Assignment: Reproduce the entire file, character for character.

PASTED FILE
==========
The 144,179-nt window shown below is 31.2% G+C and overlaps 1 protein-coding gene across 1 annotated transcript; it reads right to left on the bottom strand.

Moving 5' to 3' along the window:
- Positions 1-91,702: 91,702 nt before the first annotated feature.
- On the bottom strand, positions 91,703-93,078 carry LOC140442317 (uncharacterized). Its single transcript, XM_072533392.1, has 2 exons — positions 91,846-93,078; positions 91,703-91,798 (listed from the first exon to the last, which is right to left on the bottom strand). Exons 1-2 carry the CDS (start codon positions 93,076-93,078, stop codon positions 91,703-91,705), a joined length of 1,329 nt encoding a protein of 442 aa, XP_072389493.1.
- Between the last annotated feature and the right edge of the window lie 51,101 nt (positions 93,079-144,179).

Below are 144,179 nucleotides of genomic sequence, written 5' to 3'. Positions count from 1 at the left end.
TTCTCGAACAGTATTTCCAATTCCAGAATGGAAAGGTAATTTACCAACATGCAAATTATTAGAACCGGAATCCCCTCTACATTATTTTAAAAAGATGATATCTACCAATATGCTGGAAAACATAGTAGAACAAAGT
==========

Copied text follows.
The 144,179-nt window shown below is 31.2% G+C and overlaps 1 protein-coding gene across 1 annotated transcript; it reads right to left on the bottom strand.

Moving 5' to 3' along the window:
- Positions 1-91,702: 91,702 nt before the first annotated feature.
- On the bottom strand, positions 91,703-93,078 carry LOC140442317 (uncharacterized). Its single transcript, XM_072533392.1, has 2 exons — positions 91,846-93,078; positions 91,703-91,798 (listed from the first exon to the last, which is right to left on the bottom strand). Exons 1-2 carry the CDS (start codon positions 93,076-93,078, stop codon positions 91,703-91,705), a joined length of 1,329 nt encoding a protein of 442 aa, XP_072389493.1.
- Between the last annotated feature and the right edge of the window lie 51,101 nt (positions 93,079-144,179).

Below are 144,179 nucleotides of genomic sequence, written 5' to 3'. Positions count from 1 at the left end.
TTCTCGAACAGTATTTCCAATTCCAGAATGGAAAGGTAATTTACCAACATGCAAATTATTAGAACCGGAATCCCCTCTACATTATTTTAAAAAGATGATATCTACCAATATGCTGGAAAACATAGTAGAACAAAGT